Changing colors during a 3D print is notoriously difficult. Either you need multiple heads ready to go during the print which increases operating and maintenance costs for your printer, or you need to stop the print to switch the filament and then hope that everything matches up when the print is resumed. There are some workarounds to this problem, but not many of them are as smooth an effortless as this one which uses erasable pen ink to add colors to the filament on the fly.
Erasable pen ink is a thermochromic material that doesn’t get removed from paper when erased like graphite from a pencil. Instead the heat from the friction of erasing causes it to become transparent. By using this property for a 3D print, the colors in the print can be manipulated simply by changing the temperature of the hot end. Of course the team at [Autodrop3d] had quite a learning curve when experimenting with this method, as they had to run the extruder at a much lower temperature than normal to have control over the ink’s color, had to run the print much slower than normal, and were using a very sticky low-temperature plastic for the print.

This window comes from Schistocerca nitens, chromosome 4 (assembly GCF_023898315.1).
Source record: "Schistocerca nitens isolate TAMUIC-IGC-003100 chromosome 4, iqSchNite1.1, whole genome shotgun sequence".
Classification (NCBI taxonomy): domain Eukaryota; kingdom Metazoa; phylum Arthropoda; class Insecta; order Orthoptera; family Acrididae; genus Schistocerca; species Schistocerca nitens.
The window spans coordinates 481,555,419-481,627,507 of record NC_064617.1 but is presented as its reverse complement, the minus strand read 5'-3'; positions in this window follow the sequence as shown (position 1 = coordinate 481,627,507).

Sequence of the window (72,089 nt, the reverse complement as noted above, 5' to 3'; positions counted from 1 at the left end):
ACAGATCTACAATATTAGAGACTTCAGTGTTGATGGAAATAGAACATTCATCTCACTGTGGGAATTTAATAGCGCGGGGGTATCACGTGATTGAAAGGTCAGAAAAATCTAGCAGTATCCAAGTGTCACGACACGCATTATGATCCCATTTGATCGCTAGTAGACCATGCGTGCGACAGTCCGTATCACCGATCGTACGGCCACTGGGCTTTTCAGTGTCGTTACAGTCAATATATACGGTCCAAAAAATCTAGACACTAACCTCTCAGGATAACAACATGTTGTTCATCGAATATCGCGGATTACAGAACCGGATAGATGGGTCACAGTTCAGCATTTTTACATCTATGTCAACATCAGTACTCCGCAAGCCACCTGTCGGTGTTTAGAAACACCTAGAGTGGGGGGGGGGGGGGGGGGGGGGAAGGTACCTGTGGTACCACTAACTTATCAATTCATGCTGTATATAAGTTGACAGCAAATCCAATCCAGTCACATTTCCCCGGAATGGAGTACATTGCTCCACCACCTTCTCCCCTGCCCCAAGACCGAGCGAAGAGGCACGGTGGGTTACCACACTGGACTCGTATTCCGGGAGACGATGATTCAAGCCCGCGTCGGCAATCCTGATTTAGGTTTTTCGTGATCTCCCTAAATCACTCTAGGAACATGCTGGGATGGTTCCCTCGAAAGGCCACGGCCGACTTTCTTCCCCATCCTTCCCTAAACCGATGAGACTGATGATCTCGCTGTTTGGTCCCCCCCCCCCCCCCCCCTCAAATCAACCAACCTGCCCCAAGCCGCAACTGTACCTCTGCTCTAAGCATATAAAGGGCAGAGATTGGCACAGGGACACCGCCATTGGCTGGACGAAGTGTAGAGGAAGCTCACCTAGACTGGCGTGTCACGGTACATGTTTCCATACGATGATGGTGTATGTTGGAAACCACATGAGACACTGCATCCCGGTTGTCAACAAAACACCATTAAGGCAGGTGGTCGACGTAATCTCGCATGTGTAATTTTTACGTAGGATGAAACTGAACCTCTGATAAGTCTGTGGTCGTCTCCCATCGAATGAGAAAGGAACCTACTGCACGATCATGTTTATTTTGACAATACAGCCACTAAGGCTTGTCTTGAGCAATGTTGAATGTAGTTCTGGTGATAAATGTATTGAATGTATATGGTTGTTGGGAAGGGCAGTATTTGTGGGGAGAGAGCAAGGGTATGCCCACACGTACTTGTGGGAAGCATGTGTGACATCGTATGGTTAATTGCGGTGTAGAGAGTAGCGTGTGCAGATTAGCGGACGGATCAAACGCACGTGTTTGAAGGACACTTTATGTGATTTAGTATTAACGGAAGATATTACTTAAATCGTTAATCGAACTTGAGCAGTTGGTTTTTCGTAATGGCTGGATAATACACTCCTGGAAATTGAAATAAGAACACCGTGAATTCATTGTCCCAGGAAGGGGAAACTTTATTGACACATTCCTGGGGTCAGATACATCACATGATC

With all of these modifications to the print setup, there are bound to be some limitations in material and speed, but the results of the project speak for themselves. This allows for stock 3D printers to use this method with no hardware modifications, and the color changes can be done entirely in software. While everyone catches up with this new technology, there are some other benefits to a 3D printer with multiple print heads, though, and some clever ways of doing the switching without too much interruption.